It is clear from this meeting that in order to re-establish contact with inactive members, C&P must be the initiator and the discussion must examine how the network can be beneficial for each particular member. This visit as well as that with IFOR emphasized the need for more deliberate communication; information services such as periodicals need to be supplemented with personal contact. This is particularly true for "older" or very large corporate members where many or all of the persons involved currently may not even know that much about C&P or have attended a conference. We must explore concrete ways to work more closely together and make use of the many possibilities offered by a network.

Terri Miller


Donation enables planning for the future

The Administrative Committee of Church and Peace met on June 4 - 7 in Enschede, Netherlands. We were graciously hosted by the Enschede Vredeskerk, a member of C&P.

During this meeting chairperson Marie-Noelle von der Recke shared the joyful news that Church & Peace has received a gift of DM 65'000 from a committed friend of Church and Peace. The donor wrote in his letter that he makes this contribution with the request "that Church & Peace not tire in approaching the mainline churches and challenging them to give a clear witness for peace in the spirit of the Gospel".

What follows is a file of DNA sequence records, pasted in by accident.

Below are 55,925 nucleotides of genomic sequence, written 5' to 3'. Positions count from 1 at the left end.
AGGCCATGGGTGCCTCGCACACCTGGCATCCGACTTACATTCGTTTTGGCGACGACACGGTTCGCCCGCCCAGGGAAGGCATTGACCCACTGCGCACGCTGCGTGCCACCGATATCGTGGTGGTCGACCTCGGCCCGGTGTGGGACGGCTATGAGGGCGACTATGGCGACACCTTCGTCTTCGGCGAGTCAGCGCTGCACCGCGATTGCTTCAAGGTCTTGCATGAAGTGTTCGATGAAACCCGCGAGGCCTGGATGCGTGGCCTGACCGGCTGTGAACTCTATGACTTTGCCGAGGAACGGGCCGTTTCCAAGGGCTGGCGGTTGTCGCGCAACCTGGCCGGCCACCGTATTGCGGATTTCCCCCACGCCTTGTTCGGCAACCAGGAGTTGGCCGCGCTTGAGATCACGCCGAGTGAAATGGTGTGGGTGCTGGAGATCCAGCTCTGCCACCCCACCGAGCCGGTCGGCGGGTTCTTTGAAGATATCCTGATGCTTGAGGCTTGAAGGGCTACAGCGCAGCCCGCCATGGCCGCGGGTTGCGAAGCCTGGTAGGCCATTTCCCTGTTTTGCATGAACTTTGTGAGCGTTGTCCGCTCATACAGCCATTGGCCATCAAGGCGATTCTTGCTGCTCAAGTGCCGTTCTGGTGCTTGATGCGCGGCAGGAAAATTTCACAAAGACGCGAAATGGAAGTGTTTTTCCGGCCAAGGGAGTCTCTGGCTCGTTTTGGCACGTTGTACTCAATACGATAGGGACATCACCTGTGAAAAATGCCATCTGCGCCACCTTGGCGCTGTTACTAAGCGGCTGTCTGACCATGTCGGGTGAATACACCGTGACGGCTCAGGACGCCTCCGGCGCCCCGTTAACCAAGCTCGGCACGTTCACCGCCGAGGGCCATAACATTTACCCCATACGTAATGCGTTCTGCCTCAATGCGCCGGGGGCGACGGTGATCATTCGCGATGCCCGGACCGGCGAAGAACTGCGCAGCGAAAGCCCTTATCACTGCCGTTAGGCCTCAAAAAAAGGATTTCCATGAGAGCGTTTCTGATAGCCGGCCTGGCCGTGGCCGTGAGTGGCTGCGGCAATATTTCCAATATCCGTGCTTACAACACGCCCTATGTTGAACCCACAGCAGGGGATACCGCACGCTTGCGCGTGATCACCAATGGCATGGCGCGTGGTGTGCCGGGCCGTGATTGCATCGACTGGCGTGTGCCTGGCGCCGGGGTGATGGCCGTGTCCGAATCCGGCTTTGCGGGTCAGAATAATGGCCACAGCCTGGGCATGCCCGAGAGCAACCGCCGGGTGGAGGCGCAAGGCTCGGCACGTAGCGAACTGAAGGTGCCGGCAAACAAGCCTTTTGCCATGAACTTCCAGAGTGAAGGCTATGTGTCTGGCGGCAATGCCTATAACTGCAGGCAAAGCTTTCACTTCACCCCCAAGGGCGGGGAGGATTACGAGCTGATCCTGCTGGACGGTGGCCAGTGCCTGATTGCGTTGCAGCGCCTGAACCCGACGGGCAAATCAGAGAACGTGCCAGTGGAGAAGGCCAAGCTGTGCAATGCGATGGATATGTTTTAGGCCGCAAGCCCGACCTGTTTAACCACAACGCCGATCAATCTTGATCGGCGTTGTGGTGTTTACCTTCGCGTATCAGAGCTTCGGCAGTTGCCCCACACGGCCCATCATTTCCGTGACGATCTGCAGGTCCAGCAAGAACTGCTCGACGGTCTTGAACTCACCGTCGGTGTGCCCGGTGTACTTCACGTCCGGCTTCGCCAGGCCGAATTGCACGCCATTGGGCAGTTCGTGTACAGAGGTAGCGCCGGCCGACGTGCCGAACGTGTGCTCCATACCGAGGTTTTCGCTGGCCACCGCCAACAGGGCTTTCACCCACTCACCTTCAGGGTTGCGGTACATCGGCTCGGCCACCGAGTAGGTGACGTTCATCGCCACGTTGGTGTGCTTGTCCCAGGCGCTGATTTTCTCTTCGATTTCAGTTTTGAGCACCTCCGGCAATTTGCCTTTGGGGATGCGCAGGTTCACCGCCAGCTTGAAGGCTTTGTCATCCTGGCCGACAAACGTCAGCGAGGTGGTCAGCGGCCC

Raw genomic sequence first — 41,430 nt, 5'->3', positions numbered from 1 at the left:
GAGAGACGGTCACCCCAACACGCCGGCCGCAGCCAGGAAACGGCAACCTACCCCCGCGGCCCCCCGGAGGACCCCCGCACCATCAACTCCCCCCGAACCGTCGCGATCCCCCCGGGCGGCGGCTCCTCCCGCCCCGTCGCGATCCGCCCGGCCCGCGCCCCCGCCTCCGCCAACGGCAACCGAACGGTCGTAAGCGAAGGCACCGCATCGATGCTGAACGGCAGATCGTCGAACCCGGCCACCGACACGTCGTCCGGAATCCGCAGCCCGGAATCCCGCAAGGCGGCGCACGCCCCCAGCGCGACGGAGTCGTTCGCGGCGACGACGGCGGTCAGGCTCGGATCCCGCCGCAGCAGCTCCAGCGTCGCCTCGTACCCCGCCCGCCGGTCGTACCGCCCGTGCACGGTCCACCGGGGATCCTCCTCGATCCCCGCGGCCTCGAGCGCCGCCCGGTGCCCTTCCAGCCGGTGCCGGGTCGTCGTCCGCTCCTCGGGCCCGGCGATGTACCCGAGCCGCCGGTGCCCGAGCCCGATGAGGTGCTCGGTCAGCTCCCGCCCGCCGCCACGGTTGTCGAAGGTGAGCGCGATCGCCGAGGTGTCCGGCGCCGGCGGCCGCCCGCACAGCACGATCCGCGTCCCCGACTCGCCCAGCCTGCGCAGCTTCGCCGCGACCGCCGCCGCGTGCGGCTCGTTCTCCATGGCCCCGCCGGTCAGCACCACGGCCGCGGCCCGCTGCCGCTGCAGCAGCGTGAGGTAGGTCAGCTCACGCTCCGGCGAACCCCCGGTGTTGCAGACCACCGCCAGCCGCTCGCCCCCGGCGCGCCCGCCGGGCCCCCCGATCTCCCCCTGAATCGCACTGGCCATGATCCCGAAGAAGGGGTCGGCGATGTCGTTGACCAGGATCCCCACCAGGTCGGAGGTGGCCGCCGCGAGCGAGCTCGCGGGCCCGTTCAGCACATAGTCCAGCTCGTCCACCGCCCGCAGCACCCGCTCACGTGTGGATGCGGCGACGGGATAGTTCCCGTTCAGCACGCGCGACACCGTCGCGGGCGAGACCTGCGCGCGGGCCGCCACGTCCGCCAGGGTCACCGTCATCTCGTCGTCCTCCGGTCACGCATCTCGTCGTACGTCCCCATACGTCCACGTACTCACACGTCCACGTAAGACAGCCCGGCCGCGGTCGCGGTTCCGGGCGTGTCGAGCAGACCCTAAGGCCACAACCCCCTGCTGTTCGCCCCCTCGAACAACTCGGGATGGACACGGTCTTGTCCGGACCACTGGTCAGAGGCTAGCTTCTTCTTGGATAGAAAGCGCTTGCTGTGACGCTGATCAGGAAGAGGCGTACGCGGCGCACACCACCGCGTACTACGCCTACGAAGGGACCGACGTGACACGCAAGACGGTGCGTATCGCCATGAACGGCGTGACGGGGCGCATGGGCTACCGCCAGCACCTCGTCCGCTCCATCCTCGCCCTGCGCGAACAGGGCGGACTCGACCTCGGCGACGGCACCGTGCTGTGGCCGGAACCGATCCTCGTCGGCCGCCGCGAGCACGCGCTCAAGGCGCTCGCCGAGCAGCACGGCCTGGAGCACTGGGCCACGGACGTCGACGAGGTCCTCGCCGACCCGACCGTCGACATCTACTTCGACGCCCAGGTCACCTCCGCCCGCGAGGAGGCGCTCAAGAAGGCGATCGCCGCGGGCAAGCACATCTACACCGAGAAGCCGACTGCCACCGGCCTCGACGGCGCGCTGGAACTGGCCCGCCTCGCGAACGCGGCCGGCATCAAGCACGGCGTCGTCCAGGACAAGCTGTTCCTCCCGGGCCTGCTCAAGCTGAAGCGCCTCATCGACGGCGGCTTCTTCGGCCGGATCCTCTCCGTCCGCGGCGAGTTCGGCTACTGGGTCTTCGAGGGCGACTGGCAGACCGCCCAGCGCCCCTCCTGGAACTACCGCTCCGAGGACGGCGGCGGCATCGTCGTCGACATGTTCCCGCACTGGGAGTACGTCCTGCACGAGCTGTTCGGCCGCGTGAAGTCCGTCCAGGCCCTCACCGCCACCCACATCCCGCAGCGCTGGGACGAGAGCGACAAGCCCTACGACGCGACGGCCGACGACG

We certainly want to hear this call for our network and our communities. This donation is truly a gift from God. The Administrative Committee and staff were spared the pain of considering serious cutbacks. However, while C&P can be confident of surviving the next 2 or 3 years, it is imperative that we work at ensuring a solid, long-term financial base. Thus the Committee will pursue funding sources such as the European Community and other agencies. Ideas and help in this are welcome!

Another important item on the agenda included the decision to hire Terri Miller as a full-time staff member as of next spring. Terri is currently a volunteer under MCC and is willing to stay on for two years as a paid employee. Also it was decided that Hansulrich Gerber will represent C&P at the Eighth Assembly of the World Council of Churches 3-14 December 1998.

The most time-consuming agenda item was preparation for the anniversary gathering and General Assembly next year. This event will take place 27-30 May 1999 at Bienenberg, near Basel, Switzerland. The suggested motto for the celebration is Jubilate! We will focus on transmitting the vision of C&P to the younger generations, cooperation with European agencies and theological reflection. Pamphlets and programme information will be mailed to you in the coming months. Please mark your calendars for this special gathering.

Hansulrich Gerber trm


New worker in Britain and Ireland

Anne Malins was recently engaged to serve the Committee for Britain and Ireland as a part-time volunteer worker. Mrs. Malins' responsibilities include maintaining address lists, membership recruitment, regional committee involvement, regional conference organisation and liaison with the International Office in Laufdorf.